A tragic figure, Gwen represents the melancholic side of Welsh psyche.

6.

Joe Calzaghe (b.1972)

Joe Calzaghe (b.1972) 2008

David Griffiths (b.1939)

Boxer Joe Calzaghe is pictured in his gym in the south Wales valleys, close to his Newbridge home. 
 
He is the most successful Welsh boxer of all time; a charismatic showman and athlete of the highest calibre.
 
Calzaghe’s career spans from 1993 to 2008. He never lost or drew a fight, despite being knocked down in several of his professional contests. 

In his last fight he beat American Roy Jones, Junior, at the iconic Madison Square Garden, New York. 

7.

Mother and Child

Mother and Child c.1945

Josef Herman (1911–2000)

Josef Herman was a Polish artist who escaped to south Wales from Europe in the 1940s. He found a home in the Swansea valley, at Ystradgynlais, amongst the miners and their families.

This painting is an example of how ‘Jo bach’, as the miners called him, produced work based on his observations of local working people, celebrating them in their everyday lives.

Simultaneously, it’s more than just a portrait. The artist creates a Madonna and child – a universal symbol of love and care.

8.

Euros Hughes Irrigating His Fields

Euros Hughes Irrigating His Fields 1969

Kyffin Williams (1918–2006)

One of the great treasures of the Library is the Sir Kyffin Williams collection.  

In 1968, Williams travelled to Y Wladfa (the ‘Welsh Colony’) in Argentina which was established in 1865 by a group of Welsh emigrants.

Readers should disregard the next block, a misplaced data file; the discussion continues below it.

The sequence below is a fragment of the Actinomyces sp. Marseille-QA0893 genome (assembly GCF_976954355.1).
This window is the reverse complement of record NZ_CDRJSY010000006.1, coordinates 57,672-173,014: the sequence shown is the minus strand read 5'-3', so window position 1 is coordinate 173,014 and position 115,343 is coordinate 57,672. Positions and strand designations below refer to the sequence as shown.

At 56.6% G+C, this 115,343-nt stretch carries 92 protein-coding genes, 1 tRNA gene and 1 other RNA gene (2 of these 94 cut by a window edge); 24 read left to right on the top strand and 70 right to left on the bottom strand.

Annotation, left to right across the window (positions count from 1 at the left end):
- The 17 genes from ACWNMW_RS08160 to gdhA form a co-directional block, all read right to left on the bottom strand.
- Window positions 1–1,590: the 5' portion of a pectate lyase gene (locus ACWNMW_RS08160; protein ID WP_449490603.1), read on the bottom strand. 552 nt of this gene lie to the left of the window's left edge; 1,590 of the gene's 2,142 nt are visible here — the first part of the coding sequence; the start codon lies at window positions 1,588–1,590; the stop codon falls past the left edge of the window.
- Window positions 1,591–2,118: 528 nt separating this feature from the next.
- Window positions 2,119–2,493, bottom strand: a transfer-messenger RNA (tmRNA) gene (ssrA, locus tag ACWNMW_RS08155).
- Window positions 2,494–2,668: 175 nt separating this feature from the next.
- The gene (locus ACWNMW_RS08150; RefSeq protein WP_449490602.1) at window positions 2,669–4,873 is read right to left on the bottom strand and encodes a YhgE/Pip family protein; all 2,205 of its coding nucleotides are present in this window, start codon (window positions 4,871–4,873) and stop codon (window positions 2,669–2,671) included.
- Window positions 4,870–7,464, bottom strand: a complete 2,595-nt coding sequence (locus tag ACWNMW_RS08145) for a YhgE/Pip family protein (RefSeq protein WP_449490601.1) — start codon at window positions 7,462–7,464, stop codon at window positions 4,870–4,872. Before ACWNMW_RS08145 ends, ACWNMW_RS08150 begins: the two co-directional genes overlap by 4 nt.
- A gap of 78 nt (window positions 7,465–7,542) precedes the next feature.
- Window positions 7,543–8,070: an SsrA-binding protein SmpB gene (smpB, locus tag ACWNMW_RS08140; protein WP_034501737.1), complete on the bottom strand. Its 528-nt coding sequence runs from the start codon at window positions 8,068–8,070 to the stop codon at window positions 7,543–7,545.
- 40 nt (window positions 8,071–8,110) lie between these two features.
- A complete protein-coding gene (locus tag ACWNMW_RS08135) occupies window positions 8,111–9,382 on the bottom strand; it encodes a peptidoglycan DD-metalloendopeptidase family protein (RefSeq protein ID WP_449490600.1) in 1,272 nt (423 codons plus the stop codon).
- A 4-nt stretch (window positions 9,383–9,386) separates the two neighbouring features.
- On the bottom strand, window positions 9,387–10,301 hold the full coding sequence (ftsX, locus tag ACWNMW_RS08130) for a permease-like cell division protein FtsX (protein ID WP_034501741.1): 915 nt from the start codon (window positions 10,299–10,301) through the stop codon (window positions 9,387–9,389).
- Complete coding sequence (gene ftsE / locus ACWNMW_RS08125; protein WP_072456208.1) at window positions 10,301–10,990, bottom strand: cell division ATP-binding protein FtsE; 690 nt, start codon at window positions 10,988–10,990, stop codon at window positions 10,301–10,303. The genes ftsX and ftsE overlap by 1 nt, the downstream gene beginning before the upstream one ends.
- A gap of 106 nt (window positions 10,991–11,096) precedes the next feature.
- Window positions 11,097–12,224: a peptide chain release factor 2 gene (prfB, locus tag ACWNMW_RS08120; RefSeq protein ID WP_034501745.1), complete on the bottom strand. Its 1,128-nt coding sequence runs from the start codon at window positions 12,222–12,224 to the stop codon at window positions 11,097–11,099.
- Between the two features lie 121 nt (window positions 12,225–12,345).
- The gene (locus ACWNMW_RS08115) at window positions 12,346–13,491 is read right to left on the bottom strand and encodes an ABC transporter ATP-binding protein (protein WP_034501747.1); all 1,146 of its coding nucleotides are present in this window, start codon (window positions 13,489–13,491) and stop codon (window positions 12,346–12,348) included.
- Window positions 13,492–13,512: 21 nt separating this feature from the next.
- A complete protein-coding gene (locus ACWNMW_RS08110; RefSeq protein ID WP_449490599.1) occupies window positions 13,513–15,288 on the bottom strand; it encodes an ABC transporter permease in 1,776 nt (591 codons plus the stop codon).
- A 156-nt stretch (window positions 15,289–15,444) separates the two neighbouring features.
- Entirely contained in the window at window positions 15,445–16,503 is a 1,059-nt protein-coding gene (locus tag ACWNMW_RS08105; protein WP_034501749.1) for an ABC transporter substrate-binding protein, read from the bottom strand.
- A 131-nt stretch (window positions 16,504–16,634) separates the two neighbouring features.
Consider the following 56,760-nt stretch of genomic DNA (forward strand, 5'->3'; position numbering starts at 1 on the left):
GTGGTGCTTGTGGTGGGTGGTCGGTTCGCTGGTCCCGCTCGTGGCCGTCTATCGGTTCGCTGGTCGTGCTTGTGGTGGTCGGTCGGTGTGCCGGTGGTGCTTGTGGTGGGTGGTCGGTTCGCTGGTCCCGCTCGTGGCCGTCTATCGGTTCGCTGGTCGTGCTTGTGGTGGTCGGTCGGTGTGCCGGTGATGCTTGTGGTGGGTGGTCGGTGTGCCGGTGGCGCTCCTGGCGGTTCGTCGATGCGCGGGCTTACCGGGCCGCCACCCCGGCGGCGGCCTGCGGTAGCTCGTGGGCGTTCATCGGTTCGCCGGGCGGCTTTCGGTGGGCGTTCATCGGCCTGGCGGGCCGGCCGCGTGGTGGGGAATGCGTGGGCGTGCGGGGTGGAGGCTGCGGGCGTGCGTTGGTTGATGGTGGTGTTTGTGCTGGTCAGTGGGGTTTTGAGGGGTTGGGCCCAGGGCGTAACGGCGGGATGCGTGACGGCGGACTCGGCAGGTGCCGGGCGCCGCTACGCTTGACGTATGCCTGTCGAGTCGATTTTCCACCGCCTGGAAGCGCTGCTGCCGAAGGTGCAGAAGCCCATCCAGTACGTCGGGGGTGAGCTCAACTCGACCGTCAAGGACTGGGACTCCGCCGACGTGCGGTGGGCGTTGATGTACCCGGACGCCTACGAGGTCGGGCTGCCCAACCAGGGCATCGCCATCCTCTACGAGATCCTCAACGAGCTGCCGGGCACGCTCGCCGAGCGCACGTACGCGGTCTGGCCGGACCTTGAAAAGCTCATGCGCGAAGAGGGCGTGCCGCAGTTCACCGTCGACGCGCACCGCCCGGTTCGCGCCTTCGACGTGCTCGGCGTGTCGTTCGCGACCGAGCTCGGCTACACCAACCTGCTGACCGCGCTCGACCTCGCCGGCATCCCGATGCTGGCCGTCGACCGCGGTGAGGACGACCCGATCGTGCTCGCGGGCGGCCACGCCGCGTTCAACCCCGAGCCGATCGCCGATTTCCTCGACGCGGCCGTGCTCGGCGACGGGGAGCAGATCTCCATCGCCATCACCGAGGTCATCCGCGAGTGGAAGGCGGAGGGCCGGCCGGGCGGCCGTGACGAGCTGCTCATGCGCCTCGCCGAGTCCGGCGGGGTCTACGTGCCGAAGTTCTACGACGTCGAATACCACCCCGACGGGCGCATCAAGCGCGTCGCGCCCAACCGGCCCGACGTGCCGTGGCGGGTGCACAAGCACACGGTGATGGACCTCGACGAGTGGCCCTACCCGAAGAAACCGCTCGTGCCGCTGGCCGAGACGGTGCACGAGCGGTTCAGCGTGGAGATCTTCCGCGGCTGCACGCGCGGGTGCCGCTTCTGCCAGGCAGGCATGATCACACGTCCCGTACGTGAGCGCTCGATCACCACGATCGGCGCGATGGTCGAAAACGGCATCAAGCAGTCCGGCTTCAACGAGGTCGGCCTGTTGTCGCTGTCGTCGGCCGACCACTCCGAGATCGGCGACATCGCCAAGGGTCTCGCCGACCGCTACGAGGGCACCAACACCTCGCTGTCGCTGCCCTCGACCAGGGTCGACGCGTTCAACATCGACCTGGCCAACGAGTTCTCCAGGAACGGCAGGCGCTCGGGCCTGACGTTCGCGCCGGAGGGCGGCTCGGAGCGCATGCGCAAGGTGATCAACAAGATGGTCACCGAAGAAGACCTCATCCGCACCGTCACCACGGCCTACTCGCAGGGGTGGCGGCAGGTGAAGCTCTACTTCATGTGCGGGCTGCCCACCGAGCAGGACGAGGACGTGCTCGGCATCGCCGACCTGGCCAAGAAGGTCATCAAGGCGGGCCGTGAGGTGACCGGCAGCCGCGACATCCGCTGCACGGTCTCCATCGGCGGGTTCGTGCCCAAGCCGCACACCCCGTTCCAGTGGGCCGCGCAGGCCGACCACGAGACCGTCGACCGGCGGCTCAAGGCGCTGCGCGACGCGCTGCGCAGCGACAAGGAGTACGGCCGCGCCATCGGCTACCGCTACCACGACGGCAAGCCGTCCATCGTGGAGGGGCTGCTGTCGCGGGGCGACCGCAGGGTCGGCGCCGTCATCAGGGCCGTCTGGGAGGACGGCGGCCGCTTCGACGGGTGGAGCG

He intended to bring back a true picture of the land, its people and natural history.

He took with him a variety of media, and tried to allow the subject to dictate which should be used, producing a mixture of styles. This proved to be a formative experience in his artistic development.

9. 

Cwm Rheidol

Cwm Rheidol 1991

Mary Lloyd Jones (b.1934)

Mary Lloyd Jones is well known for her bold, expressionist paintings, which are noted for their use of vibrant and rich colour. 
 
Cwm Rheidol is a good example of her semi-abstract canvases. She combines observation and feelings in a cornucopia of paint, capturing the essence of the place. This landscape of rare beauty is painted from the inside out.

Jones explains her work, ‘My aim is that my work should reflect my relationship with the land, an awareness of history, and the treasures of our literary and oral traditions’.

10.

South Wales Industrial Landscape

South Wales Industrial Landscape c.1825

Penry Williams (1798–1885)

Penry Williams was born to a stone mason family in Merthyr Tudful. 
 
He moved to Rome where he produced countless Italianate canvases for those on the Grand Tour.
 
This painting is clearly of south Wales and was probably painted on one of Williams’ visits home. The exact location is a matter of much debate and it may be a composite of several sites.
 
This work was included in the Library's 2014 Welsh Landscape exhibition.

Avril Jones, Director, National Library of Wales

Editor's note: This story first appeared on the BBC Arts website. The BBC is an Art UK project partner.